Growing your B2B social media accounts can be tough. Breaking through the noise and getting your posts seen isn’t easy, and the increasing importance of social media is only turning up the pressure. Because of this, more and more companies are purchasing computer-generated bot followers to artificially grow their accounts and make it seem like they are more popular than they really are.
The thought of quickly turning your brand into a social media powerhouse by buying followers can be tempting. But that is not how it works and it’s just lazy social media. This inorganic method of growing your B2B social media accounts can actually do more harm than whatever benefit the initial boost of followers gets you. There is no substitute for a B2B social media strategy that grows an organic and genuine community of followers.
Skewing Your Analytics
Let’s pretend that you’ve purchased 10,000 “followers” and have grown your account tenfold overnight. It might look good on paper, but when it comes time to calculate analytics like engagement rate or impressions per post, your data will be incorrect.
These fake bot accounts will not interact with your content. They will not retweet you, like your photos, or share your posts. So the more fake accounts that follow you, the worse your engagement rate will be — along with other analytics that are calculated similarly.
This will also affect how your posts appear on newsfeeds. Social media platforms are continuing to move away from chronological timelines and more towards targeted, top content. That means low engagement rates will move your posts to the bottom of newsfeeds.
People Can Tell
Unless you’re new to social media, it is fairly easy to spot when a company has bought followers. This can hurt your B2B social media and, depending on how your audience views it morally, it could end up discrediting your brand.
There are social media tools out there that are making it even easier to spot fake followers. However, a quick scan of a company’s page or timeline can give you a good idea. Does the engagement not match the followers? Do a majority of their followers not post their own content and have their own following? Did your competitor just gain 10,000 followers overnight? If you answered yes to any of those, something is fishy.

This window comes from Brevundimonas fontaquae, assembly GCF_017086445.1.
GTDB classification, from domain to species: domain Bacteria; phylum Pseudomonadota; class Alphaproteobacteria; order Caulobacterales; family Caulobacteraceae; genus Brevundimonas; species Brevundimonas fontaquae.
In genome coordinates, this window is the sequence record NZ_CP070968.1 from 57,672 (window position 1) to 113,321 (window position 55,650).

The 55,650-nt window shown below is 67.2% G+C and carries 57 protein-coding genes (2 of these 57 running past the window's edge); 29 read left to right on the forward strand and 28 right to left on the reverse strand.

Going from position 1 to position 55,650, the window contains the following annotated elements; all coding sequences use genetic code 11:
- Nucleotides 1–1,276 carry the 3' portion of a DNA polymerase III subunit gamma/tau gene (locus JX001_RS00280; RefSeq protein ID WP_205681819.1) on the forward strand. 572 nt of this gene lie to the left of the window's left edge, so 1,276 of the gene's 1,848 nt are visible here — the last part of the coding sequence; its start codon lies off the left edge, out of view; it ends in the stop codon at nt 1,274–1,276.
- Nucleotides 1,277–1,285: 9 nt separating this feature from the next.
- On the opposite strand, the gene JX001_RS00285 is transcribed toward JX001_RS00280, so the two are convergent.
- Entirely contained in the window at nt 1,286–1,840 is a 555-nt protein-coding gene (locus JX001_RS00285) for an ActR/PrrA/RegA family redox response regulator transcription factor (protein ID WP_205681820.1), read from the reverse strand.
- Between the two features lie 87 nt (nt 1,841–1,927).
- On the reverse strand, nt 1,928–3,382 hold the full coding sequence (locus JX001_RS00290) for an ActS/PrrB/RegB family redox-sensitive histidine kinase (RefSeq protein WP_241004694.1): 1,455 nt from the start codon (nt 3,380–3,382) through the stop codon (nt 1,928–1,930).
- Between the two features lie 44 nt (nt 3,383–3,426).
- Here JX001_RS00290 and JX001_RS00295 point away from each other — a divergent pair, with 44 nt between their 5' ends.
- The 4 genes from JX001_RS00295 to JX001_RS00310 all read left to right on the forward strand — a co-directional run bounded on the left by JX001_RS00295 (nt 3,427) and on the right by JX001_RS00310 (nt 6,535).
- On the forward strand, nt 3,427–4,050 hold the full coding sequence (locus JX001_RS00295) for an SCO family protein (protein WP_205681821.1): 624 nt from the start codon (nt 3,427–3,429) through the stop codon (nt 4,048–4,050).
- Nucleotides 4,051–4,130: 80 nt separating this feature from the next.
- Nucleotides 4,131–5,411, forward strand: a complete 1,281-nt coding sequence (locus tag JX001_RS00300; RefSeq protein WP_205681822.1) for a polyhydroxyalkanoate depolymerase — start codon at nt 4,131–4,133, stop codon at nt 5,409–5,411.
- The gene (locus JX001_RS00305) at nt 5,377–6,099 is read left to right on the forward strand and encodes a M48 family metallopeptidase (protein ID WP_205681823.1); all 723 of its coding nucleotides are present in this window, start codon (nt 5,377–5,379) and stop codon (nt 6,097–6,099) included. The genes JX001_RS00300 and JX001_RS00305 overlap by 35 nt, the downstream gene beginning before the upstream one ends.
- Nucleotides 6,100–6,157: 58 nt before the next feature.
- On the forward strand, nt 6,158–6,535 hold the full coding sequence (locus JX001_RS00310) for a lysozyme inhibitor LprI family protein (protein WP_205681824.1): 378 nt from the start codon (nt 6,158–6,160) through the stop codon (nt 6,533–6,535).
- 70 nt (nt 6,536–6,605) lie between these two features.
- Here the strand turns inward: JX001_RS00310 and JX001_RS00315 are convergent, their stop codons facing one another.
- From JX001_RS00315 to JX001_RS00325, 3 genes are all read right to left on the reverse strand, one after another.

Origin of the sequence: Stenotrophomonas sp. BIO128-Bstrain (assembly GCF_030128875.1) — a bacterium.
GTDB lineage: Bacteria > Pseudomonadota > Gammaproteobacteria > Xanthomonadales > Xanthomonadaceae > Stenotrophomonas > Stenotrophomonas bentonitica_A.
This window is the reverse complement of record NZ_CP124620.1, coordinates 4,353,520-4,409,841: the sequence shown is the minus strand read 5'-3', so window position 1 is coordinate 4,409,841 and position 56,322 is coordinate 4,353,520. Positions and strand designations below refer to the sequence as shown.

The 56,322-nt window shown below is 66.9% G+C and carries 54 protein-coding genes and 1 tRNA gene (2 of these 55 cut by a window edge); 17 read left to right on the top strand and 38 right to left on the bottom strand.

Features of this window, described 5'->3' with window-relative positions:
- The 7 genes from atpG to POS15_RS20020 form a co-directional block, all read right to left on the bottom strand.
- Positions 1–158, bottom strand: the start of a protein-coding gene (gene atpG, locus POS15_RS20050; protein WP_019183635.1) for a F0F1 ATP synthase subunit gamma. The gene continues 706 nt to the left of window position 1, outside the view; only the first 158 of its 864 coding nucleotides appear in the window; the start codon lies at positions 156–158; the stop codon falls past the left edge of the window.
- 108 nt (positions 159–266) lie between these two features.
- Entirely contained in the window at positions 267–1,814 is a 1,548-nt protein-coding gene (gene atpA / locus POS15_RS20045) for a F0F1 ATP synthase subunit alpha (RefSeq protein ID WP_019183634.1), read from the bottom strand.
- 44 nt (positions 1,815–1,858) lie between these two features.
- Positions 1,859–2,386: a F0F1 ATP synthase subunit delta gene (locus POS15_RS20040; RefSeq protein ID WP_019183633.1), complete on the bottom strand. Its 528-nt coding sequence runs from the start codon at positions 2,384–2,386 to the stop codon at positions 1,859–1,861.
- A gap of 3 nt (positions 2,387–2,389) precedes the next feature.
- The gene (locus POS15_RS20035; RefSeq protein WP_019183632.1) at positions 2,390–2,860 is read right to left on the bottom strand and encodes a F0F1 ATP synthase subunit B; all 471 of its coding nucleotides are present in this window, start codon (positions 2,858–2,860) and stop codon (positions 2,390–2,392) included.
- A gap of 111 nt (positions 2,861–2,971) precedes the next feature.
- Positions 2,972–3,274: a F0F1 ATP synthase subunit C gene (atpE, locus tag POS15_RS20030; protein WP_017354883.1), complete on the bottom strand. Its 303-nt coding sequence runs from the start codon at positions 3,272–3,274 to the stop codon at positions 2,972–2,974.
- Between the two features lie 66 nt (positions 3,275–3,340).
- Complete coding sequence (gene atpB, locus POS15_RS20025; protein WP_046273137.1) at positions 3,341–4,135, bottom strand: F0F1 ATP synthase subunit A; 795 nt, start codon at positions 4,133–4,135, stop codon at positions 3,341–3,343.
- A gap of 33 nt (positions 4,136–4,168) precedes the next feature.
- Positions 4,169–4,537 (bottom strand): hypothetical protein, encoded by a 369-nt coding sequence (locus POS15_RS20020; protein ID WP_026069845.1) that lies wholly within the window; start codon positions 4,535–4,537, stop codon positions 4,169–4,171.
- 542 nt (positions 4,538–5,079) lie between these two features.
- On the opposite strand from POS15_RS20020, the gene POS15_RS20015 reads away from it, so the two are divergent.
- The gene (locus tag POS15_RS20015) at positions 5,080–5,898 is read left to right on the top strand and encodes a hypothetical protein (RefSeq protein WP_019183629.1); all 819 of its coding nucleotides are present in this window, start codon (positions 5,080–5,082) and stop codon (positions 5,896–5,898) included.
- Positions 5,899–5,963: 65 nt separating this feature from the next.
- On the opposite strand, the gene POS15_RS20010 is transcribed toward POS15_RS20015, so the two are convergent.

If it’s that easy to tell, it is not worth risking your reputation. And honestly, it just looks desperate.
They Don’t Last…and Your Account Might Not Either
The quick boost in your follower count may only be temporary. The companies that make and sell these bot accounts follow thousands of other accounts and are often reported, removed, and banned. The money you spent will go to waste as your follower count starts to dwindle over time.
Buying followers, likes, or any sort of engagement also goes against the terms and conditions of most major social media platforms. These companies have strong policies against fake followers and will actively delete or ban accounts that use services to buy them.
For example, Twitter’s Terms & Conditions state,
“Twitter strictly prohibits the purchasing and selling of account interactions on our platform. When you purchase followers, Retweets and likes, you are often purchasing bot (fake) or hacked accounts. Any account caught participating in this behavior will be in violation of the Twitter Rules and may be suspended.”
Violating these policies puts your brand and company at risk of never being able to use these major marketing channels again.
Building a follower base on any platform is hard work. It takes months and possibly years of dedication to posting quality content on a consistent basis. However, a well-thought-out strategy or assistance from B2B social media experts can ease this process and help grow your followers organically — with genuine interaction between your company and your audience.
Mitch Mathern is a public relations executive at Schubert b2b. Mitch graduated from Rutgers University with a B.A. in Marketing. When not at the office, Mitch enjoys spending time at the beach with his surfboard, or binging on the latest season of Vampire Diaries.